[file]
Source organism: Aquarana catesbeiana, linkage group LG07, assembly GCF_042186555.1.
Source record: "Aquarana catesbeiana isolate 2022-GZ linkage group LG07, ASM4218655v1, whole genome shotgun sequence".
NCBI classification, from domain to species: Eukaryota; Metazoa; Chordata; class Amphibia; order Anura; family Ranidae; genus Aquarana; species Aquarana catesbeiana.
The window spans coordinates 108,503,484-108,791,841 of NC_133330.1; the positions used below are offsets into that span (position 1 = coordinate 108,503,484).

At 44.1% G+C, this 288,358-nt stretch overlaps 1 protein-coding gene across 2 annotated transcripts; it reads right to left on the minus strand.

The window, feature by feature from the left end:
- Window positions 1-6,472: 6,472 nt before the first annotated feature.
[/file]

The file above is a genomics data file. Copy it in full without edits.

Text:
Source organism: Aquarana catesbeiana, linkage group LG07, assembly GCF_042186555.1.
Source record: "Aquarana catesbeiana isolate 2022-GZ linkage group LG07, ASM4218655v1, whole genome shotgun sequence".
NCBI classification, from domain to species: Eukaryota; Metazoa; Chordata; class Amphibia; order Anura; family Ranidae; genus Aquarana; species Aquarana catesbeiana.
The window spans coordinates 108,503,484-108,791,841 of NC_133330.1; the positions used below are offsets into that span (position 1 = coordinate 108,503,484).

At 44.1% G+C, this 288,358-nt stretch overlaps 1 protein-coding gene across 2 annotated transcripts; it reads right to left on the minus strand.

The window, feature by feature from the left end:
- Window positions 1-6,472: 6,472 nt before the first annotated feature.